The story - from the top ...
Following the children's heart surgery scandal at Bristol Royal Infirmary in the mid-1990's, the NHS set about reviewing how it delivers congenital heart services to children in England and Wales in the hope that it can improve outcomes for children.
Professor Sir Ian Kennedy was commissioned to undertake a major study of these services and one of his key recommendations was to ask the National Specialised Commissioning Team to make recommendations to concentrate paediatric cardiac services in seven centres of world-class excellence instead of the historical eleven centres.
Safe & Sustainable was subsequently established by the Joint Committee of Primary Care Trusts (JCPCT) to undertake this process in response to long-standing concerns that some congenital heart units for children are too small to be able to deliver a safe and sustainable 24/7 service. There were also concerns that clinical networks were fragmented and that the various services that see children with congenital heart disease could do better in working together.
A large consultation process was undertaken in 2011 with views sought on six options for the reconfiguration of paediatric cardiac services. However, despite having a record of excellent second only to the Evelina in London, Southampton appeared in just one option for change and faced possible closure.
A massive campaign was launched locally, led by the Daily Echo newspaper and backed by local TV stations and Members of Parliament from all parties.
Winchester & Chandler's Ford MP Steve Brine was among those who led the charge among MPs from the South; sponsoring a debate in Parliament in June 2011, meeting affected constituents, representatives from the Trust in Southampton and hosting meetings with the Safe & Sustainable team in Parliament for other MPs.
Speaking in the House of Commons debate he said; "I want to be crystal clear- I and the team from Southampton supported the Safe and Sustainable Review taking place and on-balance still do but we were shocked to our core by a process that is about quality could put one of the world's top centres on such a sticky wicket."
After a long period of prepation, consultation, legal challenges and deliberation it all came down to a special decision meeting in public of the JCPCT on Wednesday 4 July 2012 in Central London.
The decision ...
Steve Brine attended that meeting along with members of the team from Southampton, the reporter from the Echo and families who have used the services on Ocean Ward at Southampton General Hospital.
After a meeting that lasted 8-hours, the JCPCT decided on Option B which will concentrate children's heart surgery in London (two sites), Birmingham, Bristol, Newcastle, Liverpool, Leicester and .... Southampton!
Speaking from the event, Steve said; "We are obviously delighted. This has been a very long process, and a very long day here today, but the right decision has been made. Whichever way you looked at it, Southampton came out right at the top when it came to quality of paediatric cardiac services, access to them and their sustainability in the long-term working across regional networks. I hope our campaign in Parliament made a little difference but I pay tribute above all to the team from Southampton, the Daily Echo and the parents and families of Ocean Ward who made their case passionately and with dignity to secure these life-savings services in Southampton."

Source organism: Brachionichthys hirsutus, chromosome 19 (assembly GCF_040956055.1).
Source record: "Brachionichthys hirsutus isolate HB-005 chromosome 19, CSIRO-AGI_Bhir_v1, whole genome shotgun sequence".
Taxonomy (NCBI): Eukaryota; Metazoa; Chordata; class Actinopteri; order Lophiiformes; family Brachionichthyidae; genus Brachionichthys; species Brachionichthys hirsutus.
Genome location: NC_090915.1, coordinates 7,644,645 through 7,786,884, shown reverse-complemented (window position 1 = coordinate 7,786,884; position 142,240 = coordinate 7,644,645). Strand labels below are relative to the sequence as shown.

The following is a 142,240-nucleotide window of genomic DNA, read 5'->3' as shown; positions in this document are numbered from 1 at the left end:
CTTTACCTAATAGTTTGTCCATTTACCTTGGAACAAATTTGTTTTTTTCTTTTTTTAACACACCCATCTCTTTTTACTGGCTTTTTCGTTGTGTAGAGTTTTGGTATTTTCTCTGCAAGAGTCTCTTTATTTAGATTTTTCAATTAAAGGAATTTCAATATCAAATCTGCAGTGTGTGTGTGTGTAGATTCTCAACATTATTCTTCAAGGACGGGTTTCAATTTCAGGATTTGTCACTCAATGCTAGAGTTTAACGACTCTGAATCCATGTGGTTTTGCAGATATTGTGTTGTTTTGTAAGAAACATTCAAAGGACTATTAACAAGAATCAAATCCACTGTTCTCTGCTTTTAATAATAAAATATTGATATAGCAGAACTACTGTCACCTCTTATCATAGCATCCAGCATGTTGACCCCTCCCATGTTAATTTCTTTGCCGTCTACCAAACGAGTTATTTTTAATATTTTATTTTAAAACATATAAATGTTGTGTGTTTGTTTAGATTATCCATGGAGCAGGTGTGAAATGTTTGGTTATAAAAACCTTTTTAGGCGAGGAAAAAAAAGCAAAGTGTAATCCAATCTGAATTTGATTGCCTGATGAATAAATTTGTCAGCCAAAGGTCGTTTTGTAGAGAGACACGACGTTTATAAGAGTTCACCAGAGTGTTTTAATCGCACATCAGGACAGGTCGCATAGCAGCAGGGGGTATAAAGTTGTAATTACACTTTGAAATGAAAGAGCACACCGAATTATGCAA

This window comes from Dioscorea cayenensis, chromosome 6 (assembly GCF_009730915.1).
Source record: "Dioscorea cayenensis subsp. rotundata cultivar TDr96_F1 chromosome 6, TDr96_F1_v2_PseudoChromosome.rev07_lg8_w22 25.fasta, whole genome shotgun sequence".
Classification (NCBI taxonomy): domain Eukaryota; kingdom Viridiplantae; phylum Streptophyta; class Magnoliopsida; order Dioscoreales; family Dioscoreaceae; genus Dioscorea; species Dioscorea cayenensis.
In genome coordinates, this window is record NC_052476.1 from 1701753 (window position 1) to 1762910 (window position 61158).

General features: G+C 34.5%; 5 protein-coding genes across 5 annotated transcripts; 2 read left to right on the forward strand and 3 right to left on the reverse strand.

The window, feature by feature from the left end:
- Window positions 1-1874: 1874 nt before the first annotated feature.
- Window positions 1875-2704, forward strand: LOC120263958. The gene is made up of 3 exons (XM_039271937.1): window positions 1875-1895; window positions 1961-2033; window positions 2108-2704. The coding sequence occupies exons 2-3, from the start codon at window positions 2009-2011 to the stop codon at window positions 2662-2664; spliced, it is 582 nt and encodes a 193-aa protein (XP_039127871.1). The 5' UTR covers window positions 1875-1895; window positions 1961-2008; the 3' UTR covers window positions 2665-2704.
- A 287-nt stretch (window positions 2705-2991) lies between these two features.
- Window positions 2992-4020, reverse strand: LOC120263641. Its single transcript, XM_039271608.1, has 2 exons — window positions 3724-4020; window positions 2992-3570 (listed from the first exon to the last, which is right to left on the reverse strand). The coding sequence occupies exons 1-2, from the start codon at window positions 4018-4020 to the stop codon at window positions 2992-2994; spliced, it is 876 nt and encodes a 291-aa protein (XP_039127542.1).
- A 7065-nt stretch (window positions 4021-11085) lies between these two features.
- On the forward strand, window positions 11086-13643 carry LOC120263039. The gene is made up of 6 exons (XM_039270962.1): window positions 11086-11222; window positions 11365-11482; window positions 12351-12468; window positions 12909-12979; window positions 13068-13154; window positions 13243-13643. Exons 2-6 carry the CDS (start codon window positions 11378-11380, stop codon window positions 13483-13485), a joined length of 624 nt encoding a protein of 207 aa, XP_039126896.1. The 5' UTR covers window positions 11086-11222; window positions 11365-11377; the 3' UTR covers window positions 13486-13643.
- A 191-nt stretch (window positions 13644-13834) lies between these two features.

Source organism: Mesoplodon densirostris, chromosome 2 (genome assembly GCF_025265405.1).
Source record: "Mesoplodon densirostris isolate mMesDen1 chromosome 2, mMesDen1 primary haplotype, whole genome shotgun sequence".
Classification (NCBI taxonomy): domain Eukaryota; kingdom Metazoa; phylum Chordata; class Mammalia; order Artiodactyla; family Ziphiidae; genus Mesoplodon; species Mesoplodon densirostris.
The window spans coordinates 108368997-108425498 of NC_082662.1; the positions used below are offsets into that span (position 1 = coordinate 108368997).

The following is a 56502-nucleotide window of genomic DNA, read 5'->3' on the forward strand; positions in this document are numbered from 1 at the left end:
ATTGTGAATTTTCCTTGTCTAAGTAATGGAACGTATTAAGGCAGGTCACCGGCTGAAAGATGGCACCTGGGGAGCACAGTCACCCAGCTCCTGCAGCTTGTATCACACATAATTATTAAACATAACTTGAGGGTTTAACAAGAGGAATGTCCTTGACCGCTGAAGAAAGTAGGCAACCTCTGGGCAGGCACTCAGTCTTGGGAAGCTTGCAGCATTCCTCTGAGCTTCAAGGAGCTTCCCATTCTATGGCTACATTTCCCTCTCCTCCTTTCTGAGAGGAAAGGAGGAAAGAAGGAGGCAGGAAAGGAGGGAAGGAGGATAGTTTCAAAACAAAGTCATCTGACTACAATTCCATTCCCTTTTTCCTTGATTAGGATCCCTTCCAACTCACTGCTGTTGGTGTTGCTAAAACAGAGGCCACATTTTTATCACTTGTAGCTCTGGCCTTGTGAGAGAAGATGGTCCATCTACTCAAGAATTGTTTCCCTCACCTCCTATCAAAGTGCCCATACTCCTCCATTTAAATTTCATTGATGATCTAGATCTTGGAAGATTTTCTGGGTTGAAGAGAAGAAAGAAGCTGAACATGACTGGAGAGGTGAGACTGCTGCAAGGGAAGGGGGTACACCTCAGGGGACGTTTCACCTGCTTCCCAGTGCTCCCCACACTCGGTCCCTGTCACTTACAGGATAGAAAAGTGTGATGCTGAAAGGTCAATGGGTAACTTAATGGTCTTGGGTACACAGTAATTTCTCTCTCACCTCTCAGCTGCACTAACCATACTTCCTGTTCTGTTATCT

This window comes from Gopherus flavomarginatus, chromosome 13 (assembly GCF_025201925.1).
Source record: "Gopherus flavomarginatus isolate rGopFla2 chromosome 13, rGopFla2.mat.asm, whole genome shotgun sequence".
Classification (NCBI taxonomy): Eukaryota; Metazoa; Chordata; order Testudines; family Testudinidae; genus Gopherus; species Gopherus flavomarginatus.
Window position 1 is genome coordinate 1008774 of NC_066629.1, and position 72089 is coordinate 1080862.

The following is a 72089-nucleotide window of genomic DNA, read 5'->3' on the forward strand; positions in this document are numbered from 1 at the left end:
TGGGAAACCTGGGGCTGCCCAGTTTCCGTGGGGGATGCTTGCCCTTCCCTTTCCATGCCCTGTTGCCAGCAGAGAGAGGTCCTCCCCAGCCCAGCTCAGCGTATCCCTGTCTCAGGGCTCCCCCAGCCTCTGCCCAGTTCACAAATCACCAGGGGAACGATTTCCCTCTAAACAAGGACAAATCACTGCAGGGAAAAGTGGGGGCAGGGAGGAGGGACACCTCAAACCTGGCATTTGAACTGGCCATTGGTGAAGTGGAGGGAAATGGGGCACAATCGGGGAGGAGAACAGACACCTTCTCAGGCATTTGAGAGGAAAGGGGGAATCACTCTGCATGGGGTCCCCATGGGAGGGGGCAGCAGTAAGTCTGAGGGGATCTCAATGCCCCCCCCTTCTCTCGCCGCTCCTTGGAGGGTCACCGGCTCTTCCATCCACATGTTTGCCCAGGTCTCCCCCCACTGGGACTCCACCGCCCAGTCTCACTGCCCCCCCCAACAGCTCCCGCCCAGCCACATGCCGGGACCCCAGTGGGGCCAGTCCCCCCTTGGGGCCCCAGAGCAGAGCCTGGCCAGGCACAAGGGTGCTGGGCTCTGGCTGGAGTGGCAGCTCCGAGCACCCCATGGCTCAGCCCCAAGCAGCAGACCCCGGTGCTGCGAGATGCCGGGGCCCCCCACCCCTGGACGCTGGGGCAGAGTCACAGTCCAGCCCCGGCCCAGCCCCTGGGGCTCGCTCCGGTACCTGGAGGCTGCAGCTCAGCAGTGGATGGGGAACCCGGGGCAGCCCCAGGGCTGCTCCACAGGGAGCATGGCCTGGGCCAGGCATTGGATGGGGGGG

Pictured (top); Steve and the Southampton team after the July 2012 decision.
This is sadly not where the story ends. On 12 June 2013, after legal challenges brought about by those unhappy with the outcome of the review, the Secretary of State announced in Parliament that the safe and sustainable proposals for children's congenital heart services could NOT go ahead in their current form. Steve Brine spoke in the Commons at the time to express the disappointment this news will be greeted with in Southampton.
He went on to say that "it is right we continue with this process, albeit in a different way". NHS England as the new body responsible for commissioning specialised congenital heart services (following the passing into law of Health & Social Care Act 2012) will now take the process forward. A new review is being established to consider the whole lifetime pathway of care for people with congenital heart disease (CHD), to ensure that services for people with CHD are provided in a way that achieves the highest possible quality within the available resources.
This review has set itself the ambitious target of producing an implementable solution by June 2014 but this target date was not met. You can download (as a PDF file) the NHS England Board paper produced to start this new process and in addition, John Holden, NHS England's Director of System Policy, has produced a regular blog for any interested stakeholders to comment on.
More information and links ...
Visit the Safe & Sustainable website containing full information and download reports - here.
Visit the Ocean Ward website at Southampton General Hospital - here.
Visit the Friends of PICU (Paediatric Intensive Care Unit) website at SGH - here.
Social Media - Click here and join the Ocean Ward Facebook community or follow on Twitter.
Local press - Visit the Echo 'Have a Heart 'campaign page - here.
Steve Brine 'crystal clear' as Have a Heart motion is passed in Commons - see here.
Steve secured a debate on the floor of the House of Commons on 23 June 2011 - see here.
Steve helped deliver a 232,000 name petition to No.10 Downing Street on 23 June 2011 - see here.
Steve featured the issue in his May 2011 column in The Hampshire Chronicle - see 19 May 2011 here.
Delight as heart surgery in Southampton saved on 5 July 2012 - see here.
New uncertainty for children's heart surgery on 12 June 2013 - see here.
Do you have a local issue you would like to campaign on alongside Steve Brine? Get in touch today - see here.